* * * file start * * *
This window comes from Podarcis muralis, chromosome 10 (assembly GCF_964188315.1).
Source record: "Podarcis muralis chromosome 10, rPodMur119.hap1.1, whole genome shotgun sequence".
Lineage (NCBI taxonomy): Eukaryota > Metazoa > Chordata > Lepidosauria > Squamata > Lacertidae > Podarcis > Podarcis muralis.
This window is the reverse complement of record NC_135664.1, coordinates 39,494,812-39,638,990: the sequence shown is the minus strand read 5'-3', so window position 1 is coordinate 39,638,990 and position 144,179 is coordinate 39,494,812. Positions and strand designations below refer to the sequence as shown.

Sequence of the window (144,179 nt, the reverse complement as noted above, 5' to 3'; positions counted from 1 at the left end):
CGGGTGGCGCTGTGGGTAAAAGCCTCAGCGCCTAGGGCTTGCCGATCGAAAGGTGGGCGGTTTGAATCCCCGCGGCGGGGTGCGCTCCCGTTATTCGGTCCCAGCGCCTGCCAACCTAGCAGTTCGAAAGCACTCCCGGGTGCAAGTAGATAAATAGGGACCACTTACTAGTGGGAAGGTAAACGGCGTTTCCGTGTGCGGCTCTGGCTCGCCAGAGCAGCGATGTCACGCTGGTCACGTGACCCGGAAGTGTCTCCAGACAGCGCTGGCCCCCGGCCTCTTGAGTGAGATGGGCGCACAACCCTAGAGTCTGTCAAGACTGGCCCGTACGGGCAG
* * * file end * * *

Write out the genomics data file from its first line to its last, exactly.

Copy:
This window comes from Podarcis muralis, chromosome 10 (assembly GCF_964188315.1).
Source record: "Podarcis muralis chromosome 10, rPodMur119.hap1.1, whole genome shotgun sequence".
Lineage (NCBI taxonomy): Eukaryota > Metazoa > Chordata > Lepidosauria > Squamata > Lacertidae > Podarcis > Podarcis muralis.
This window is the reverse complement of record NC_135664.1, coordinates 39,494,812-39,638,990: the sequence shown is the minus strand read 5'-3', so window position 1 is coordinate 39,638,990 and position 144,179 is coordinate 39,494,812. Positions and strand designations below refer to the sequence as shown.

Sequence of the window (144,179 nt, the reverse complement as noted above, 5' to 3'; positions counted from 1 at the left end):
CGGGTGGCGCTGTGGGTAAAAGCCTCAGCGCCTAGGGCTTGCCGATCGAAAGGTGGGCGGTTTGAATCCCCGCGGCGGGGTGCGCTCCCGTTATTCGGTCCCAGCGCCTGCCAACCTAGCAGTTCGAAAGCACTCCCGGGTGCAAGTAGATAAATAGGGACCACTTACTAGTGGGAAGGTAAACGGCGTTTCCGTGTGCGGCTCTGGCTCGCCAGAGCAGCGATGTCACGCTGGTCACGTGACCCGGAAGTGTCTCCAGACAGCGCTGGCCCCCGGCCTCTTGAGTGAGATGGGCGCACAACCCTAGAGTCTGTCAAGACTGGCCCGTACGGGCAG